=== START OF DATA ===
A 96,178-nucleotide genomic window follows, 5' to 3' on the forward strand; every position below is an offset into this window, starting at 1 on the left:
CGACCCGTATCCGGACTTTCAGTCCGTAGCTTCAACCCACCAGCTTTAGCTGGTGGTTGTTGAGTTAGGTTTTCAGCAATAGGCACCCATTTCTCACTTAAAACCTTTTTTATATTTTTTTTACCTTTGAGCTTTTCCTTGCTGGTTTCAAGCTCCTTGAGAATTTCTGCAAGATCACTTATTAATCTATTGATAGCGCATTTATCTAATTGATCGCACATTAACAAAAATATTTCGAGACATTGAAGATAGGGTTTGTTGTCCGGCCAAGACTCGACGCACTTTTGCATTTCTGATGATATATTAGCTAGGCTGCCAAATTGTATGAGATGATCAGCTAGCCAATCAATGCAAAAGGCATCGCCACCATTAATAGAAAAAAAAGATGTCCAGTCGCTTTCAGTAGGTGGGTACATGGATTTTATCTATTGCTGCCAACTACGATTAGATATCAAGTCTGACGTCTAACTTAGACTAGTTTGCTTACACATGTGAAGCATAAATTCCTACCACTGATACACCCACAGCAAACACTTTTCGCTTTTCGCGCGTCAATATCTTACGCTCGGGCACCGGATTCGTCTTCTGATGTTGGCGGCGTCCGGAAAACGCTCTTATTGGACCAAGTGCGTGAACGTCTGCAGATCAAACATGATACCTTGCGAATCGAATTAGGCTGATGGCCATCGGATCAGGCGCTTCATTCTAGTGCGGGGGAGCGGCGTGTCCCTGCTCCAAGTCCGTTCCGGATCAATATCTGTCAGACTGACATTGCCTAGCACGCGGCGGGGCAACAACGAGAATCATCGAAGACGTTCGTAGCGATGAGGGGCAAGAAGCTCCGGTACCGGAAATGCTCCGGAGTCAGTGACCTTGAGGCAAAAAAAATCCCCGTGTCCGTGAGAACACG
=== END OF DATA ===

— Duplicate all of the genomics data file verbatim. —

A 96,178-nucleotide genomic window follows, 5' to 3' on the forward strand; every position below is an offset into this window, starting at 1 on the left:
CGACCCGTATCCGGACTTTCAGTCCGTAGCTTCAACCCACCAGCTTTAGCTGGTGGTTGTTGAGTTAGGTTTTCAGCAATAGGCACCCATTTCTCACTTAAAACCTTTTTTATATTTTTTTTACCTTTGAGCTTTTCCTTGCTGGTTTCAAGCTCCTTGAGAATTTCTGCAAGATCACTTATTAATCTATTGATAGCGCATTTATCTAATTGATCGCACATTAACAAAAATATTTCGAGACATTGAAGATAGGGTTTGTTGTCCGGCCAAGACTCGACGCACTTTTGCATTTCTGATGATATATTAGCTAGGCTGCCAAATTGTATGAGATGATCAGCTAGCCAATCAATGCAAAAGGCATCGCCACCATTAATAGAAAAAAAAGATGTCCAGTCGCTTTCAGTAGGTGGGTACATGGATTTTATCTATTGCTGCCAACTACGATTAGATATCAAGTCTGACGTCTAACTTAGACTAGTTTGCTTACACATGTGAAGCATAAATTCCTACCACTGATACACCCACAGCAAACACTTTTCGCTTTTCGCGCGTCAATATCTTACGCTCGGGCACCGGATTCGTCTTCTGATGTTGGCGGCGTCCGGAAAACGCTCTTATTGGACCAAGTGCGTGAACGTCTGCAGATCAAACATGATACCTTGCGAATCGAATTAGGCTGATGGCCATCGGATCAGGCGCTTCATTCTAGTGCGGGGGAGCGGCGTGTCCCTGCTCCAAGTCCGTTCCGGATCAATATCTGTCAGACTGACATTGCCTAGCACGCGGCGGGGCAACAACGAGAATCATCGAAGACGTTCGTAGCGATGAGGGGCAAGAAGCTCCGGTACCGGAAATGCTCCGGAGTCAGTGACCTTGAGGCAAAAAAAATCCCCGTGTCCGTGAGAACACG